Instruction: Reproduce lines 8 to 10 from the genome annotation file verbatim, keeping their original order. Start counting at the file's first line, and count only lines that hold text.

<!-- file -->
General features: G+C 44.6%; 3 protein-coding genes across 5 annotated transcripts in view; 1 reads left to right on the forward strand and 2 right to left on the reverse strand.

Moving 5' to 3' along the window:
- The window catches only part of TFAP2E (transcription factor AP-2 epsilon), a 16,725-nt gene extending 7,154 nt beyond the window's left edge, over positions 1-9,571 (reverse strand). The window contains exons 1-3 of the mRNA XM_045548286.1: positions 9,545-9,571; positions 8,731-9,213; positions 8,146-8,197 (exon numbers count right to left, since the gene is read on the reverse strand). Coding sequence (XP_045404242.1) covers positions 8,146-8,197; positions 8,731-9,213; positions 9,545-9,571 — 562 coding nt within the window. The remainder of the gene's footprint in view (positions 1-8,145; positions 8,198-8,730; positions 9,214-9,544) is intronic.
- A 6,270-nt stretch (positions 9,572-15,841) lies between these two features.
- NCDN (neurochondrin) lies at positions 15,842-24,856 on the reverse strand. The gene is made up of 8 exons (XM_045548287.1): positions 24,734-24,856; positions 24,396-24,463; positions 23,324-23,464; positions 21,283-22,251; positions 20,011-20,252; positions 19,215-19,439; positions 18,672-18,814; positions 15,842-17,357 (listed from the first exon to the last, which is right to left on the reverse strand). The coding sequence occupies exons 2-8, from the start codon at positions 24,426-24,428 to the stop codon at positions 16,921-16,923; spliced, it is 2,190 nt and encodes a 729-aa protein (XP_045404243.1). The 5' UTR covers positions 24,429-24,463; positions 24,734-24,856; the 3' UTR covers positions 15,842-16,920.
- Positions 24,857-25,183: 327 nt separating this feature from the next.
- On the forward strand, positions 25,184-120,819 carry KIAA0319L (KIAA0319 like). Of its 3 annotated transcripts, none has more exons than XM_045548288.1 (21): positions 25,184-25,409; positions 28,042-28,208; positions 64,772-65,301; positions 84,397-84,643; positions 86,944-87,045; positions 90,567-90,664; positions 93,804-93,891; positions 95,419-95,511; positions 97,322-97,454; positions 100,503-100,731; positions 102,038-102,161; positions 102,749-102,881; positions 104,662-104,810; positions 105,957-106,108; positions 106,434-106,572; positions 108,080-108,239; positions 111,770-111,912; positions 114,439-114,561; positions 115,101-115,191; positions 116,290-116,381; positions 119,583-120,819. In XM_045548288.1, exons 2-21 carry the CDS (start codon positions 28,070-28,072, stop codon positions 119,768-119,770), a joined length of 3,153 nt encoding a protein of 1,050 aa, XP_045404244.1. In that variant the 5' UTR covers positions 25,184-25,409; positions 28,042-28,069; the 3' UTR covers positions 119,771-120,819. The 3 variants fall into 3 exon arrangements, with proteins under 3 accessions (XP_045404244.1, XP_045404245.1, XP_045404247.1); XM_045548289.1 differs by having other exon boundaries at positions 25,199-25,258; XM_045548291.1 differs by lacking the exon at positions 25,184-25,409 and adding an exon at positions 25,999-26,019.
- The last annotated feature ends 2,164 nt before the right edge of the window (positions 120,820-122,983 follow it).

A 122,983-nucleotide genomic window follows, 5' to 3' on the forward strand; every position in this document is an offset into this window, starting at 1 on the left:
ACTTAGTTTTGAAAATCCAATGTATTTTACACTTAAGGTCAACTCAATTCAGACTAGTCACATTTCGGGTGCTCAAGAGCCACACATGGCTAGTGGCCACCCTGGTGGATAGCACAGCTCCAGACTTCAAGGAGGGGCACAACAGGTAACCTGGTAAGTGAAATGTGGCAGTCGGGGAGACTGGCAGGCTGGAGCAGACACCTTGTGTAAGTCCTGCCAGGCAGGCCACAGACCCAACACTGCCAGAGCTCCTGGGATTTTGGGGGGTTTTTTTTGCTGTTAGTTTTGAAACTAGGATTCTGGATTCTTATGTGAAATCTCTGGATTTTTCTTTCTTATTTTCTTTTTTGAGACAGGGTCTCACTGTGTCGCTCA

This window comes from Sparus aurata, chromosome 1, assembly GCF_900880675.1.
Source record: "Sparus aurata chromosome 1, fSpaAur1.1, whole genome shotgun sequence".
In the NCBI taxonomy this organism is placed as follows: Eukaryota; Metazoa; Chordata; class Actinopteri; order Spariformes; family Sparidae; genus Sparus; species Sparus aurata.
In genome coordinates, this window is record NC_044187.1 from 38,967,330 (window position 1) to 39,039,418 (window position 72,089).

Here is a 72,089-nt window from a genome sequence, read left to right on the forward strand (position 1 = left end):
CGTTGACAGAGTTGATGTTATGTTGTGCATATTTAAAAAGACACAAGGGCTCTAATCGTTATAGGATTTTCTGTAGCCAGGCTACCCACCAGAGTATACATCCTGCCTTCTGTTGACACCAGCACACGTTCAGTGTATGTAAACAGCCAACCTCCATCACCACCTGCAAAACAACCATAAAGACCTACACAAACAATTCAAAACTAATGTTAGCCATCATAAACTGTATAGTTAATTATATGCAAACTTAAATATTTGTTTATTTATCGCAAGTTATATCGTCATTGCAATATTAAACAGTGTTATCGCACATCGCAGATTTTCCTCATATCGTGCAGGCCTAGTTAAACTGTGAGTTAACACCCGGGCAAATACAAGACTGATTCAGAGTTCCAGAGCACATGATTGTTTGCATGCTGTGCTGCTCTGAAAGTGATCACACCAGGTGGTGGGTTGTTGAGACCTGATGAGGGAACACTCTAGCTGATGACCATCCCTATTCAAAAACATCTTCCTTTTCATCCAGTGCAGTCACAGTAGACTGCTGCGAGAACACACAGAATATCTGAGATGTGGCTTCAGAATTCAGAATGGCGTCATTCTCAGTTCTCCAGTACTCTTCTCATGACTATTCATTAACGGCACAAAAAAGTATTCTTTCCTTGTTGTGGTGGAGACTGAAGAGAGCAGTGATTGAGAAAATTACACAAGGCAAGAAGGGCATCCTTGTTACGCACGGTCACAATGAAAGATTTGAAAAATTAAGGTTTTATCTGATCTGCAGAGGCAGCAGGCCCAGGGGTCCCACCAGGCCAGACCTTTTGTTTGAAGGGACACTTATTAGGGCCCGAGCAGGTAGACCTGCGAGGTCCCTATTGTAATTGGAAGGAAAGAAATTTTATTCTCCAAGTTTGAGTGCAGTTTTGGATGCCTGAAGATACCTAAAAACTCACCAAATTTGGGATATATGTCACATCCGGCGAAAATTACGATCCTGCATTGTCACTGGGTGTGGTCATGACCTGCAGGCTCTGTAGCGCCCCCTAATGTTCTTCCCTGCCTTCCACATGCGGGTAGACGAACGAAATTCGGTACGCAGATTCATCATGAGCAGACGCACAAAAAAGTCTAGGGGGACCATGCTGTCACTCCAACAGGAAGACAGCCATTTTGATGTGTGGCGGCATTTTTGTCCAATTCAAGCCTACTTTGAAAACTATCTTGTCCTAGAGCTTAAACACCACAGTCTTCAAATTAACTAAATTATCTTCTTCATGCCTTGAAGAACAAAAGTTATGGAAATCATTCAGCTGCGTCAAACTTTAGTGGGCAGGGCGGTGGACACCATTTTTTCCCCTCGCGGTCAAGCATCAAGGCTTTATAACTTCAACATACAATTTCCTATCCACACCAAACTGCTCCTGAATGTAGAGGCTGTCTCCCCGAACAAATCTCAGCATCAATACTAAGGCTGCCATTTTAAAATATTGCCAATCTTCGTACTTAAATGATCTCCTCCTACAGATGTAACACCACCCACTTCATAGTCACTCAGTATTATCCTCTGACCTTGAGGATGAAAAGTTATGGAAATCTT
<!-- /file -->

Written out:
- The last annotated feature ends 2,164 nt before the right edge of the window (positions 120,820-122,983 follow it).

A 122,983-nucleotide genomic window follows, 5' to 3' on the forward strand; every position in this document is an offset into this window, starting at 1 on the left:
ACTTAGTTTTGAAAATCCAATGTATTTTACACTTAAGGTCAACTCAATTCAGACTAGTCACATTTCGGGTGCTCAAGAGCCACACATGGCTAGTGGCCACCCTGGTGGATAGCACAGCTCCAGACTTCAAGGAGGGGCACAACAGGTAACCTGGTAAGTGAAATGTGGCAGTCGGGGAGACTGGCAGGCTGGAGCAGACACCTTGTGTAAGTCCTGCCAGGCAGGCCACAGACCCAACACTGCCAGAGCTCCTGGGATTTTGGGGGGTTTTTTTTGCTGTTAGTTTTGAAACTAGGATTCTGGATTCTTATGTGAAATCTCTGGATTTTTCTTTCTTATTTTCTTTTTTGAGACAGGGTCTCACTGTGTCGCTCA